Asunto(s)
Desempeño Psicomotor , Voz , Humanos , Tiempo de Reacción , Análisis y Desempeño de Tareas
5.
Sensors (Basel) ; 21(4)2021 Feb 22.
Artículo en Inglés | MEDLINE | ID: mdl-33671643

RESUMEN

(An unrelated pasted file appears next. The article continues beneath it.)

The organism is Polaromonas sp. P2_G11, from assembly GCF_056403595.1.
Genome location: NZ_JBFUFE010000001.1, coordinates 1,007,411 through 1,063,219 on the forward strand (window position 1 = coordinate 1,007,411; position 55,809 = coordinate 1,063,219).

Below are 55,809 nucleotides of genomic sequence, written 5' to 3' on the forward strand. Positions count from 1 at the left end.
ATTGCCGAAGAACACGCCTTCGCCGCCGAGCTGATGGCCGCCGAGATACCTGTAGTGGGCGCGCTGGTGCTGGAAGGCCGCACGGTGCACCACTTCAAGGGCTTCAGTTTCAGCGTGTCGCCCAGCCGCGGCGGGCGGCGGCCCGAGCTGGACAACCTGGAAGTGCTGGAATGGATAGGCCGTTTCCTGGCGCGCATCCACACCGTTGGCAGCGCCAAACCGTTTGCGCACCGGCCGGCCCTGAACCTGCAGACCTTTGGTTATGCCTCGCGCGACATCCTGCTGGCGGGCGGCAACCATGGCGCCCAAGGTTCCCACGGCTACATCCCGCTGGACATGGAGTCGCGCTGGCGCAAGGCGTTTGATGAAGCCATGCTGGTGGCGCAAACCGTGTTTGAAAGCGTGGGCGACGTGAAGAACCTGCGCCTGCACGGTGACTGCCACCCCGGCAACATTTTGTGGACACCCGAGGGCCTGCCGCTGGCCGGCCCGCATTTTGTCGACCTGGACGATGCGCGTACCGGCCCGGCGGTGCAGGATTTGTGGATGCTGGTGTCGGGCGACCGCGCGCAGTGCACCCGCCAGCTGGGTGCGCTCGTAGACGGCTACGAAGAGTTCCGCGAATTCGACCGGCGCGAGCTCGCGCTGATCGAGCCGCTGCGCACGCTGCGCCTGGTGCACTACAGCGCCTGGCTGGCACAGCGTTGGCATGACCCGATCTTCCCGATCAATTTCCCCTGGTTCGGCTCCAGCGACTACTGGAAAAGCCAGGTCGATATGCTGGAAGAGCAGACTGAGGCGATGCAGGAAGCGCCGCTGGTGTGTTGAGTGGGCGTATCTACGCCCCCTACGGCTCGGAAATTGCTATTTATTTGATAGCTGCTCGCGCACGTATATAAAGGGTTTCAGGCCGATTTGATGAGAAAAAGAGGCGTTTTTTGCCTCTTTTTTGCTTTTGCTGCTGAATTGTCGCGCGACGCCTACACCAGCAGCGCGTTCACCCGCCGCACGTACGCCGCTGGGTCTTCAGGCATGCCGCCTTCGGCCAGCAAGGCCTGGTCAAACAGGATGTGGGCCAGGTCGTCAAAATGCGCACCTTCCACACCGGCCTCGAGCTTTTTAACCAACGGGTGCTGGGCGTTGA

Many survivors of stroke have persistent somatosensory deficits on the contralesional side of their body. Non-invasive supplemental feedback of limb movement could enhance the accuracy and efficiency of actions involving the upper extremity, potentially improving quality of life after stroke. In this proof-of-concept study, we evaluated the feasibility and the immediate effects of providing supplemental kinesthetic feedback to stroke survivors, performing goal-directed actions with the contralesional arm. Three survivors of stroke in the chronic stage of recovery participated in experimental sessions wherein they performed reaching and stabilization tasks with the contralesional arm under different combinations of visual and vibrotactile feedback, which was induced on the ipsilesional arm. Movement kinematics were encoded by a vibrotactile feedback interface in two ways: state feedback-an optimal combination of hand position and velocity; and error feedback-the difference between the actual hand position and its instantaneous target. In each session we evaluated the feedback encoding scheme's immediate objective utility for improving motor performance as well as its perceived usefulness. All three participants improved their stabilization performance using at least one of the feedback encoding schemes within just one experimental session. Two of the participants also improved reaching performance with one or the other of the encoding schemes. Although the observed beneficial effects were modest in each participant, these preliminary findings show that supplemental vibrotactile kinesthetic feedback can be readily interpreted and exploited to improve reaching and object stabilizing actions performed with the contralesional arm after stroke. These short-term training results motivate a longer multisession training study using personalized vibrotactile feedback as a means to improve the accuracy and efficacy of contralesional arm actions after stroke.